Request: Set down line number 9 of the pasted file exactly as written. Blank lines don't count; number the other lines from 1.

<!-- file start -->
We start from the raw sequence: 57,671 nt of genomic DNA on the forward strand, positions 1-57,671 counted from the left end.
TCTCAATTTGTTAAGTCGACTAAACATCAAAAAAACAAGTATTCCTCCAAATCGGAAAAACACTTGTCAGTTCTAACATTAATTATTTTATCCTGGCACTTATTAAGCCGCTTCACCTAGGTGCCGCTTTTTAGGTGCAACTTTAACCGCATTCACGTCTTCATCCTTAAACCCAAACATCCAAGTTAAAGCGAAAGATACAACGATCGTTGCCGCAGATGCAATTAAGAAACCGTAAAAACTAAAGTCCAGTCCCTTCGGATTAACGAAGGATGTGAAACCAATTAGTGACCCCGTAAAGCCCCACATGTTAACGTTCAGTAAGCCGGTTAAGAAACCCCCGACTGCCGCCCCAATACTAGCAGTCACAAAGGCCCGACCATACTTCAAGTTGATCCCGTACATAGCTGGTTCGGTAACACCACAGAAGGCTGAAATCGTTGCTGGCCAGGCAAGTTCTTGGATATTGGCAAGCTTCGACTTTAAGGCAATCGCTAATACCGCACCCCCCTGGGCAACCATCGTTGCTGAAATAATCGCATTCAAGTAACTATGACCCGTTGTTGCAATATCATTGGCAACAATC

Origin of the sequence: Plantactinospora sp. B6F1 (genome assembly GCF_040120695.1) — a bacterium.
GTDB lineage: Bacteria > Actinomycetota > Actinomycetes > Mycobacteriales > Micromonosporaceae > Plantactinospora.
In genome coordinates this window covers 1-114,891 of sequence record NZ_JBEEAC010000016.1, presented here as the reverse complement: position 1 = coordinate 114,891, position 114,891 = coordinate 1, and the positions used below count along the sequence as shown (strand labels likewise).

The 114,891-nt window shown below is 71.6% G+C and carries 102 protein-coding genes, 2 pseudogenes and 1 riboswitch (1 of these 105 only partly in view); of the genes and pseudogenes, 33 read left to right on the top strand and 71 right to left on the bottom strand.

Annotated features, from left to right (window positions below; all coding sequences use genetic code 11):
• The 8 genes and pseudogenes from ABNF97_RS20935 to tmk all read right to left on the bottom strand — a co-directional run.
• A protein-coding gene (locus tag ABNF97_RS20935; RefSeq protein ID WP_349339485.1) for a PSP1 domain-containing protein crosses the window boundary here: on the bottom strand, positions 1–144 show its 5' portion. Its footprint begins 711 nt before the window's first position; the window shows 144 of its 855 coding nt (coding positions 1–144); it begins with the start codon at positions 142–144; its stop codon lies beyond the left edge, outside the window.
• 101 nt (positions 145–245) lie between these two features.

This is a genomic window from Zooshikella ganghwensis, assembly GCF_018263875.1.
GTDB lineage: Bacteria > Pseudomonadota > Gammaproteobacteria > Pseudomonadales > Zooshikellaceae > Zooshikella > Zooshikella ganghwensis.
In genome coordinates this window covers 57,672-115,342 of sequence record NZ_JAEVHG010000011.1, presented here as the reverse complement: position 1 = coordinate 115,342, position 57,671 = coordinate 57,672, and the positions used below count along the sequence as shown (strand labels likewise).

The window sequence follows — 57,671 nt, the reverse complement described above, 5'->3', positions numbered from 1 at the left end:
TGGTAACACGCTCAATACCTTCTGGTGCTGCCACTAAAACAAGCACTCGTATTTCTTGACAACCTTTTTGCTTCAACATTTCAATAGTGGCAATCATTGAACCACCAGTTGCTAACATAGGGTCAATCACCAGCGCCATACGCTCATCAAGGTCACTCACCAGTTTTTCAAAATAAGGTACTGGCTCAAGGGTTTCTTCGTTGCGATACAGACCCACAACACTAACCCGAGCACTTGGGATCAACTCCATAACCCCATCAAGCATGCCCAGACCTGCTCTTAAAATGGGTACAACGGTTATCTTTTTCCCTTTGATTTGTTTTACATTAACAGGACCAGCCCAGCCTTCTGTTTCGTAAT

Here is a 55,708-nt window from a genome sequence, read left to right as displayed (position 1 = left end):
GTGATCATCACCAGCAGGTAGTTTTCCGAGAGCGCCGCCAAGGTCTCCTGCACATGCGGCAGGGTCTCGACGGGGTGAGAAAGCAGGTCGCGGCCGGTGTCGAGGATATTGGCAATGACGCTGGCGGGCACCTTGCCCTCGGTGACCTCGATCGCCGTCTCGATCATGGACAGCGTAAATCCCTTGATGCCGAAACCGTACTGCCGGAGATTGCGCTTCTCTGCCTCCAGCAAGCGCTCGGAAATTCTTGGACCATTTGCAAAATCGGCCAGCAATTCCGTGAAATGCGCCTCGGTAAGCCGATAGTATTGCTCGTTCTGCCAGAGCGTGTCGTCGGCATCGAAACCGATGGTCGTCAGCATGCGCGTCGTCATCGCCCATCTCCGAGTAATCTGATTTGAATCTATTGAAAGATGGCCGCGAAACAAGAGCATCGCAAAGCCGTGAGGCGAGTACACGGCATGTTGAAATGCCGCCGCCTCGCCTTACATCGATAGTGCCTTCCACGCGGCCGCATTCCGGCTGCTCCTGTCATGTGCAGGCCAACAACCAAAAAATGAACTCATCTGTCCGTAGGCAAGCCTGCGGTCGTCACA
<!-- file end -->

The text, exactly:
• A protein-coding gene (locus tag ABNF97_RS20935; RefSeq protein ID WP_349339485.1) for a PSP1 domain-containing protein crosses the window boundary here: on the bottom strand, positions 1–144 show its 5' portion. Its footprint begins 711 nt before the window's first position; the window shows 144 of its 855 coding nt (coding positions 1–144); it begins with the start codon at positions 142–144; its stop codon lies beyond the left edge, outside the window.